BBC falls short in flagging up online news coverage

BBC News television and radio editors seem to have a perennial blind spot when it comes to the web.  A review of the BBC’s  coverage of the Arab Spring in 2011 by the BBC Trust found that broadcast outlets would rarely reference the BBC News website.

The study (PDF) found that “the BBC news website provides a significant amount of background material, yet no cross reference was made to BBC online in over 97% of BBC news items.”

The failing is significant given that the report by former UN director of communications and Middle East expert Edward Mortimer questions whether the BBC adequately explained the background and context to the uprisings.

“For these more sophisticated analyses, with ifs and buts and subordinate clauses, one probably needs to look to radio – and to the website,” wrote Mortimer.

“And the website almost invariably provides greater depth of background information, with a wealth of question-and-answer features, analysis from correspondents and other aggregated material – special reports which are either country specific or more general, information graphics, maps, and slide shows of “how we got here”.”

Yet the study found that BBC TV and radio rarely mentioned the wealth of online resources.

Television news referenced the BBC News website in just 35 out of 985 items related to the Arab Spring.

Radio news comes out worse, with only nine out of 916 Arab Spring items including references to the website. The report does add that “it is of course harder to provide such links on radio, where there is no visual option.”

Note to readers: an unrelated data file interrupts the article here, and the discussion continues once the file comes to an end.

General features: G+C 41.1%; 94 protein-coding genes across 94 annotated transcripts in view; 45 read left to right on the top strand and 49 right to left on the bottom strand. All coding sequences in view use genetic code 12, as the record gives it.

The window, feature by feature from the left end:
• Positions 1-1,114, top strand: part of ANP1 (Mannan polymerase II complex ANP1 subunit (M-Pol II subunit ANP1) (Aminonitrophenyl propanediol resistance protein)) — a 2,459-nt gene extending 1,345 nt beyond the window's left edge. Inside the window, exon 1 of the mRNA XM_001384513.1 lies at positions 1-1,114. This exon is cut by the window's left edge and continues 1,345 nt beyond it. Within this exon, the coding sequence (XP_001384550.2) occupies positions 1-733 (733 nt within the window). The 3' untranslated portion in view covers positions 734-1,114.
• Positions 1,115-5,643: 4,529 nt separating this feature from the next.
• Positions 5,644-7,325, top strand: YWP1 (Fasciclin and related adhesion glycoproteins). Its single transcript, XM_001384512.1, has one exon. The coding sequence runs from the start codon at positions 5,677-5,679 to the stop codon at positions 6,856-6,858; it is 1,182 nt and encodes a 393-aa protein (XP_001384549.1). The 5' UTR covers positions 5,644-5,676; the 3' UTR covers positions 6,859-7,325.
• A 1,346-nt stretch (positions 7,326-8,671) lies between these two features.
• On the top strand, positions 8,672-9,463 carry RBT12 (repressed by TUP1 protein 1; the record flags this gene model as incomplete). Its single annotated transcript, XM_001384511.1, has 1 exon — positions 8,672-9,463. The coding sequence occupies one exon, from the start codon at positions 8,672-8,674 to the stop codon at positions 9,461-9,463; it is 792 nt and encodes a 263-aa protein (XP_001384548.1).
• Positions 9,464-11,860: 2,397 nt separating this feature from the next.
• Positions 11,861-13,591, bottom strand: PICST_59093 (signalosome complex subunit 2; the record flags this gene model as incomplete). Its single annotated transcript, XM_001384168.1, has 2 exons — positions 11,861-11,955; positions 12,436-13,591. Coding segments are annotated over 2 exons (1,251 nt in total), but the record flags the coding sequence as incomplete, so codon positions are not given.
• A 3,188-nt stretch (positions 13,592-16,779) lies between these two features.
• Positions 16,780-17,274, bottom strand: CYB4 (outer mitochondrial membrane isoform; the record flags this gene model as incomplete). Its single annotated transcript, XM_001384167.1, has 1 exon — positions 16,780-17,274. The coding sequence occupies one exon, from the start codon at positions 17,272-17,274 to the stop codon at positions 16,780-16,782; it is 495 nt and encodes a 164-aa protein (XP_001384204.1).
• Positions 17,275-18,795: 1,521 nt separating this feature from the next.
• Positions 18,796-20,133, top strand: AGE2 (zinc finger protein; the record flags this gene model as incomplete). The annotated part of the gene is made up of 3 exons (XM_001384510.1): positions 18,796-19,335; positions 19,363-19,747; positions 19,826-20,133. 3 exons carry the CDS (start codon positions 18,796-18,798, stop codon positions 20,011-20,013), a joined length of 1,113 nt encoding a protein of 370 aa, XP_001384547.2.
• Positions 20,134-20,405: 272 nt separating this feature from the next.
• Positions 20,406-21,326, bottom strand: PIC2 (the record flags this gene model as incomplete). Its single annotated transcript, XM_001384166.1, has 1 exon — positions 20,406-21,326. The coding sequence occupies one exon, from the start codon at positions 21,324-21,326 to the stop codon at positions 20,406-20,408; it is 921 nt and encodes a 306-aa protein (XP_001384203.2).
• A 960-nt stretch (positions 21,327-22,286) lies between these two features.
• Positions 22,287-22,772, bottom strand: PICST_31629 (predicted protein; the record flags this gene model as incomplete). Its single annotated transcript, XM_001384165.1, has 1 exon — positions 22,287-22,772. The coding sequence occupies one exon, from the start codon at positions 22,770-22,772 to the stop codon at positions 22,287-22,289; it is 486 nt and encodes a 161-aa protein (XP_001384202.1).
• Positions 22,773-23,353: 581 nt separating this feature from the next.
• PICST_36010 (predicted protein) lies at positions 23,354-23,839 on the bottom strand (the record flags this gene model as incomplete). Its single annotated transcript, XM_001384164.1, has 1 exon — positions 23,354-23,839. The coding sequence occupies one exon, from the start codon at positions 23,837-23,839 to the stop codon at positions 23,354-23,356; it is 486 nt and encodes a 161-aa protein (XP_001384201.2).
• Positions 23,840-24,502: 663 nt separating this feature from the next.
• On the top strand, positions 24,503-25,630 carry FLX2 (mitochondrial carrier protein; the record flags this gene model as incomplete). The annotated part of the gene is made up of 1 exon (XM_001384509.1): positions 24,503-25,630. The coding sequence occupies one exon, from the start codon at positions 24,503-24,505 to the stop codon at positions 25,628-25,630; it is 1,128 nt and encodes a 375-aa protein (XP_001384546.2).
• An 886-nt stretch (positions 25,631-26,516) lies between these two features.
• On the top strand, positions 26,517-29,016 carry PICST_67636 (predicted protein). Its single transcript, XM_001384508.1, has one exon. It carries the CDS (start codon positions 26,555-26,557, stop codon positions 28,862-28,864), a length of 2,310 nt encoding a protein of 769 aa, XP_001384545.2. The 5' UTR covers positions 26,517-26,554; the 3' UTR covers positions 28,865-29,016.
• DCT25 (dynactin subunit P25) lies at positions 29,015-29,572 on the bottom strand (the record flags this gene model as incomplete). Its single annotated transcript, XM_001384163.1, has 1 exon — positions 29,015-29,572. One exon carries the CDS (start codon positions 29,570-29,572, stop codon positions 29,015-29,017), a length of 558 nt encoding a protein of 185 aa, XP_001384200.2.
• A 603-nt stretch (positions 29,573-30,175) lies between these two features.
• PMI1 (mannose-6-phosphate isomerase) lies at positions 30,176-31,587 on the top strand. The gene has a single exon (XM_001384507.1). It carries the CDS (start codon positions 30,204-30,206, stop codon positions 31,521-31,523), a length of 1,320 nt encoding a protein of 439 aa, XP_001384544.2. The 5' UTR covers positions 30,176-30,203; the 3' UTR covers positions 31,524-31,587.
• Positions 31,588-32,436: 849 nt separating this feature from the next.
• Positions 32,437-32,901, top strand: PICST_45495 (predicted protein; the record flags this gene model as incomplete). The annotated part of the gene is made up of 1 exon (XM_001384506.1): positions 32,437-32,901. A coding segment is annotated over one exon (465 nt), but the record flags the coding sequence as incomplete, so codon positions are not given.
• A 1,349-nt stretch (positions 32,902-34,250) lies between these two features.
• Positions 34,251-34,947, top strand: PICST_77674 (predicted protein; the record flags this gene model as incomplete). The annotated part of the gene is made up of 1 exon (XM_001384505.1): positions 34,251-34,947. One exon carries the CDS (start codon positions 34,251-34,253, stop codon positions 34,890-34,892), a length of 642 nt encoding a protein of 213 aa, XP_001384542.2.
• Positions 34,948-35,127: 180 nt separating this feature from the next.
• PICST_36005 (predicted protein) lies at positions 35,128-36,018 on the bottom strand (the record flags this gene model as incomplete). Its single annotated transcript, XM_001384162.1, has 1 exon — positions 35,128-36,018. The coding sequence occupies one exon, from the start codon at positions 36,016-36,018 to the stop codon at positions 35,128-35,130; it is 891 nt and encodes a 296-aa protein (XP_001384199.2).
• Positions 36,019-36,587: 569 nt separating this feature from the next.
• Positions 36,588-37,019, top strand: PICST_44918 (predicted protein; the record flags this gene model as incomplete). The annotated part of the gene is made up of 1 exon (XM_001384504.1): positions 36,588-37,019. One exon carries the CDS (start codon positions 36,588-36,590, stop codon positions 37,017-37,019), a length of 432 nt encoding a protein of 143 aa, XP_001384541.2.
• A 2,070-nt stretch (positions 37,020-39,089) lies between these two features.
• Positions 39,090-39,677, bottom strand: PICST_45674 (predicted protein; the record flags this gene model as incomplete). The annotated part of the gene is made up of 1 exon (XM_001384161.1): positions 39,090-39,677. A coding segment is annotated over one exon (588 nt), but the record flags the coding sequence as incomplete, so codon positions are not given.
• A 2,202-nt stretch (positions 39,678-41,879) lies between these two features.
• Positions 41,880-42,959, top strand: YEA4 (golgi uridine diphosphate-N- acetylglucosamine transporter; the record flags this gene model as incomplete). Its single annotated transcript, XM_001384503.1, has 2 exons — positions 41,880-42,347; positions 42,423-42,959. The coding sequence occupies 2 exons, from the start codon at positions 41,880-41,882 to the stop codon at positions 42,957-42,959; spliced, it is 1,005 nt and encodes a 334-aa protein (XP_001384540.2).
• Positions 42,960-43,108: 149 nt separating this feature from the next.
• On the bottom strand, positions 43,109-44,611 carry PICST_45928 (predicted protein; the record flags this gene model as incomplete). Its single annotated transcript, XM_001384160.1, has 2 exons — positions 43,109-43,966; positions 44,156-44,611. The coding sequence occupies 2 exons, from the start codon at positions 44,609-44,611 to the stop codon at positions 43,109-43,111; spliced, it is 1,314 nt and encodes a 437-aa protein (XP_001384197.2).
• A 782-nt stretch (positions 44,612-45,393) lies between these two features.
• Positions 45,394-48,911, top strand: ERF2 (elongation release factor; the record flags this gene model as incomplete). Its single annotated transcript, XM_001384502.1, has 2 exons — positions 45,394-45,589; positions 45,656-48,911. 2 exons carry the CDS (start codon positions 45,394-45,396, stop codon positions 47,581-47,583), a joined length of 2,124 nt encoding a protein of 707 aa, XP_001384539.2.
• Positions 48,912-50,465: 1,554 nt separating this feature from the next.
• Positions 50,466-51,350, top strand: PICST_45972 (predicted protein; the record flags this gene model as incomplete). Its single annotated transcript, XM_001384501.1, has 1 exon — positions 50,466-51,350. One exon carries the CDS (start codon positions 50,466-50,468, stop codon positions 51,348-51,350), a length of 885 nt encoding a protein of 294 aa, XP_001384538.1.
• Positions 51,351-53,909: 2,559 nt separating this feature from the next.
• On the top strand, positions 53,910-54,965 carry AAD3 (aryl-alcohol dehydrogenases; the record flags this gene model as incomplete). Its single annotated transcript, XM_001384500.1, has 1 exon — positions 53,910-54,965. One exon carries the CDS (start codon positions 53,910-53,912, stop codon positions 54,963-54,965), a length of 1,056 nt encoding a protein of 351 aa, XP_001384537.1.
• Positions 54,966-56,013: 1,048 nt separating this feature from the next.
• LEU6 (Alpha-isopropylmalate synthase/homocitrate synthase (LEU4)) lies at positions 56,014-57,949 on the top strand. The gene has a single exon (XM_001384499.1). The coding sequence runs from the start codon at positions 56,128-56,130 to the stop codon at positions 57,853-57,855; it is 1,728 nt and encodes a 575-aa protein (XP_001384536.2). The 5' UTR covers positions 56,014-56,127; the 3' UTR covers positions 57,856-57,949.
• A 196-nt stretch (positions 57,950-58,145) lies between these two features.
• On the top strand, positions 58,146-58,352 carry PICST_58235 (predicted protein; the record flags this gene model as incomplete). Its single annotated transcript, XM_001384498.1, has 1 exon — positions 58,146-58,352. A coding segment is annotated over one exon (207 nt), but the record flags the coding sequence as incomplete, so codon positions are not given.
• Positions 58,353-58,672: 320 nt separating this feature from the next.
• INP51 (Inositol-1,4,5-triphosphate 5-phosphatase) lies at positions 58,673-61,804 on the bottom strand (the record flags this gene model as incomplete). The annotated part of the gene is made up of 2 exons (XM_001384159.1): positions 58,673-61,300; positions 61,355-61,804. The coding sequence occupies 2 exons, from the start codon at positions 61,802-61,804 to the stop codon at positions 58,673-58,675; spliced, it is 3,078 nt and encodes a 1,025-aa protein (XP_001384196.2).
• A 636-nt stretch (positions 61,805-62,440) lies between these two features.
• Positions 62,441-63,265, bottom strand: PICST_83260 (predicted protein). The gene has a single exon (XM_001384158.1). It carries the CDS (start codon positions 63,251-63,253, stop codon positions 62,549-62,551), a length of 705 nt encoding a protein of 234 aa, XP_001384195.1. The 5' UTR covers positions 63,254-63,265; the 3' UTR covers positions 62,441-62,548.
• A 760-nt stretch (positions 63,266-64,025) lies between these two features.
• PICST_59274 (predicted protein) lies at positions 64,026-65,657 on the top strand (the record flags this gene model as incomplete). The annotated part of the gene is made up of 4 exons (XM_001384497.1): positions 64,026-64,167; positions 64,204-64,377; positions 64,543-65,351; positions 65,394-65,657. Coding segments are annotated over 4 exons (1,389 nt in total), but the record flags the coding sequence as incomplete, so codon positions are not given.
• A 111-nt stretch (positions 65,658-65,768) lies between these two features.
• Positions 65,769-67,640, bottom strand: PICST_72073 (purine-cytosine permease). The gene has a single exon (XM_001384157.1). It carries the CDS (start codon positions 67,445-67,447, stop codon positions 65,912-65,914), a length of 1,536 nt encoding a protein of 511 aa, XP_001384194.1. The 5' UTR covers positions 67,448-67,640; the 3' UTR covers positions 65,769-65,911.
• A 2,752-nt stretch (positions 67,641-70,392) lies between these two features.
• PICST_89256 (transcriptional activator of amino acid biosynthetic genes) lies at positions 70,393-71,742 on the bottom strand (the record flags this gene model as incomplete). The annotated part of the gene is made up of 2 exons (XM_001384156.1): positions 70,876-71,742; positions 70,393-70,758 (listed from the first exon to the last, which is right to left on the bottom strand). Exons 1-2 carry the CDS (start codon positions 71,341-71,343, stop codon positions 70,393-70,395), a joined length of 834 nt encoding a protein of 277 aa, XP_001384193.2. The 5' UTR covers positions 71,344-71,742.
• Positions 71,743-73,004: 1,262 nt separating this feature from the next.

Stephen Mitchell, Deputy Director and Head of Multimedia Programmes, BBC News, acknowledged that “viewers and listeners are often made aware of web content, but often they are not. This is one thing that really annoys me.”

“The website is not “new media”. It’s the third leg on the stool. Yet I have to remind people from time to time.”

Perhaps I am biased as a former daily news editor at the BBC News website, but it is shocking that broadcast journalists should need to be reminded that the BBC has an international renowned and award-winning digital news operation.

In my nine years at the BBC News website, from its launch in 1997 to 2006, it was consistently an uphill struggle to convince colleagues in radio and television to flag in-depth material on the site that would help audiences understand complex issues.

I can understand the challenge of convincing radio and TV shows to mention the website in its early days.  But the BBC’s digital news services are now 15 years old and integrated into the organisation.

Culture is a hard thing to change. Journalists who have spent their careers in a world of broadcast need to lose the blinkers that blind them to the web.

Their audiences do not just rely on the morning breakfast show on radio or the evening TV news but mix and match media sources throughout the day. Journalists at the BBC and beyond must do the same.